• A minor – Gain breadth of knowledge by taking five set modules outside of a particular major field of study. There are 53 minors offered.
  • An extension – Expand depth of knowledge by taking five set modules in a specific area within a major field of study. There are 21 extensions available.
  • A second major – Master another field of study by taking 12 set modules. Choose from 11 majors.

Differences in Programme Structure Framework


Besides the compulsory general modules required by the Ministry of Higher Education, the TCF includes two additional specially designed modules to strengthen students’ life skills and emotional well-being.

  • Life Skill for Success and Well-being

This module guides students through the process of self-discovery, which is essential in gaining insight about one’s character, personality, values and beliefs. By discovering their true essence, students can develop personal and professional goals that align best with who they are as a person and what they want to achieve in life.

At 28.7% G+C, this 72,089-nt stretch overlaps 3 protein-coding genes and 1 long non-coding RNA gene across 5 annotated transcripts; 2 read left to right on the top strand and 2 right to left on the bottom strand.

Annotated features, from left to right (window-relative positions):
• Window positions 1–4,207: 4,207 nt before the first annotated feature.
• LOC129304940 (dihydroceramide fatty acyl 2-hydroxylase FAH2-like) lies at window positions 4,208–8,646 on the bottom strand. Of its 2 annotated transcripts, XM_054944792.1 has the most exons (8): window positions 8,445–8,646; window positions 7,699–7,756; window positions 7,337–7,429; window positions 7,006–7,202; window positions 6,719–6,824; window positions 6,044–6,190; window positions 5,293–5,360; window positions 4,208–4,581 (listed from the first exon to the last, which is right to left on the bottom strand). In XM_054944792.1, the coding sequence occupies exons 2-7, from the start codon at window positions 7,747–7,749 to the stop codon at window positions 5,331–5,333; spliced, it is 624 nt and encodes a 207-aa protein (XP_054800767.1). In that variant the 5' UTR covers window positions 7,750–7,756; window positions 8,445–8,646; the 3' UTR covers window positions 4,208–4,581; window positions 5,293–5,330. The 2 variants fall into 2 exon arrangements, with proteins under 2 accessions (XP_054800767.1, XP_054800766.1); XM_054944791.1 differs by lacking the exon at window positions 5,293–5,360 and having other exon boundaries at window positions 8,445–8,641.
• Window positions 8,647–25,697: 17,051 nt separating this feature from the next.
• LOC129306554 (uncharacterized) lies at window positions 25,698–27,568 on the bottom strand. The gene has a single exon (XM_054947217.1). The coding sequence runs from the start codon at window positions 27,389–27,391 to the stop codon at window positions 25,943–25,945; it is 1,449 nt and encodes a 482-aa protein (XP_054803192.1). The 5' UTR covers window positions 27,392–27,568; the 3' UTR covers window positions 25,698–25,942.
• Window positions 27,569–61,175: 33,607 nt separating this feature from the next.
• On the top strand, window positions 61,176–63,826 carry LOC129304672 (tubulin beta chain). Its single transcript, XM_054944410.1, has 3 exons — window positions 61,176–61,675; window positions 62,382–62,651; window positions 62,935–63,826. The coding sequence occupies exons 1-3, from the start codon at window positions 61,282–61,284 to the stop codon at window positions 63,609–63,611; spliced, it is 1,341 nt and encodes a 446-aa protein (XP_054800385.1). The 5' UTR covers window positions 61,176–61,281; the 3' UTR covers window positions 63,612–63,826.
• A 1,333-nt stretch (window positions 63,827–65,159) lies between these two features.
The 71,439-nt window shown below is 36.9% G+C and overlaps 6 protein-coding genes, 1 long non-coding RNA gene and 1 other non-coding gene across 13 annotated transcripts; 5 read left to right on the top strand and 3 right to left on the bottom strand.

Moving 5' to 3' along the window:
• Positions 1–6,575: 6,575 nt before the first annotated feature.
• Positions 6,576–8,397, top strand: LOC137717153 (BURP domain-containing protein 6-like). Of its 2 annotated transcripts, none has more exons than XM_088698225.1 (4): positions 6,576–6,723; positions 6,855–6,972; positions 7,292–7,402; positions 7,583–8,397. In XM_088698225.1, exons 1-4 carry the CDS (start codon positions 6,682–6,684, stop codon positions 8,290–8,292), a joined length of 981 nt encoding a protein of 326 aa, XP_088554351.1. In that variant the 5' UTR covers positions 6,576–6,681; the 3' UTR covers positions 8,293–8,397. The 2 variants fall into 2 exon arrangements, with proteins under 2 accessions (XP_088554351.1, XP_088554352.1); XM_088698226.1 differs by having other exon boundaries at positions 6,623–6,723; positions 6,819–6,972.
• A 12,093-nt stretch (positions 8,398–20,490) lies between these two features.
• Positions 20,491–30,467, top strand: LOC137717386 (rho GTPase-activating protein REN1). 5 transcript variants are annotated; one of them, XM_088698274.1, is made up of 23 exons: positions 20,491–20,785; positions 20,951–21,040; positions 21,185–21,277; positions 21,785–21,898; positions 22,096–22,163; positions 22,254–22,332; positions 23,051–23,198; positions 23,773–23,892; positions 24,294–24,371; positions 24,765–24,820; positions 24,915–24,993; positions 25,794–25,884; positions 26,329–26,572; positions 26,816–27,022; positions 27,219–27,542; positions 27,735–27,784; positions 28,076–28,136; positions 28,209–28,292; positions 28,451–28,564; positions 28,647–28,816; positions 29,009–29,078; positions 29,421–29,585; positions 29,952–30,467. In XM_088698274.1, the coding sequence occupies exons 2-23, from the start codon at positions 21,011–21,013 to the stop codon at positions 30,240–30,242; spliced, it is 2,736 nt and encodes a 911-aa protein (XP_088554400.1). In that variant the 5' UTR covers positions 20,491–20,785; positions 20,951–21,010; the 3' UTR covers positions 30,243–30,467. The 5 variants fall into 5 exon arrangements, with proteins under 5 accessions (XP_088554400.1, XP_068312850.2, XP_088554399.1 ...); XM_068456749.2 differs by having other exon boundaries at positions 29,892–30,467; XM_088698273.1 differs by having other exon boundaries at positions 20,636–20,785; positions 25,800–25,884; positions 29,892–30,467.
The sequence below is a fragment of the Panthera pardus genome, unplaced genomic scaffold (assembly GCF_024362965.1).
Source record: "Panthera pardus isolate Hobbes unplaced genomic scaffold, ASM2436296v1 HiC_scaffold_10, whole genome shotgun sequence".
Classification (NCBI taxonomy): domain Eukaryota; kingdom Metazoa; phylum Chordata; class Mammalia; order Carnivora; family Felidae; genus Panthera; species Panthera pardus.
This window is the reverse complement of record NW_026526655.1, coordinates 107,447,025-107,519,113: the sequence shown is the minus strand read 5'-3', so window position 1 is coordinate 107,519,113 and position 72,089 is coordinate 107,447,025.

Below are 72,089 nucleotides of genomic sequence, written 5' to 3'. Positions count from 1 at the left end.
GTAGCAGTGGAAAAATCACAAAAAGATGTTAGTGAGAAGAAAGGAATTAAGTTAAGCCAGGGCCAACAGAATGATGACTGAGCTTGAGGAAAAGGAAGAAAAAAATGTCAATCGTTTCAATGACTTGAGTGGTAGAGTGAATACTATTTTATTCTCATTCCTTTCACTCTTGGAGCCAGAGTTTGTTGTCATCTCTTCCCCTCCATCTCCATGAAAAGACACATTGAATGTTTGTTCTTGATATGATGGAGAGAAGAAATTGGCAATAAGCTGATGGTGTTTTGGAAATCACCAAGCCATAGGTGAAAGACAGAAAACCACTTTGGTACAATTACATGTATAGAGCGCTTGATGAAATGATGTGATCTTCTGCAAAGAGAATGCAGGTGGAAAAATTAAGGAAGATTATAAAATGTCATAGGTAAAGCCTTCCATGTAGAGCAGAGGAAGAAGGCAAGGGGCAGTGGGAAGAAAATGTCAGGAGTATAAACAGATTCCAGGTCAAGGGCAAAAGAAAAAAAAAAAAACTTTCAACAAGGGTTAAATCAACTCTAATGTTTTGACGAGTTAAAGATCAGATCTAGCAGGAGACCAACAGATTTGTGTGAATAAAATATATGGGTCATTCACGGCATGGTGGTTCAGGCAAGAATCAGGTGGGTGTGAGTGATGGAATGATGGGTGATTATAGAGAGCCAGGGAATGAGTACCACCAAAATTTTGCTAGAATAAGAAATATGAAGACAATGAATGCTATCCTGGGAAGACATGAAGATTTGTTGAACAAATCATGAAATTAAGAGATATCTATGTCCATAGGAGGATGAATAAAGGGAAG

• Millennials in Malaysia: Team Dynamics and Relationship Management

This module imparts to students the importance of team work and managing relationships. It trains them to become productive members of a team, communicate effectively in both verbal and written forms and sharpen their critical thinking skills.

When these two modules are completed, students can take advantage of the Shine Award Programme, where they will further enrich their learning journey and cultivate capabilities employers want. Taylor’s University students who complete this programme will receive a Second Transcript to certify their co-curricular activities.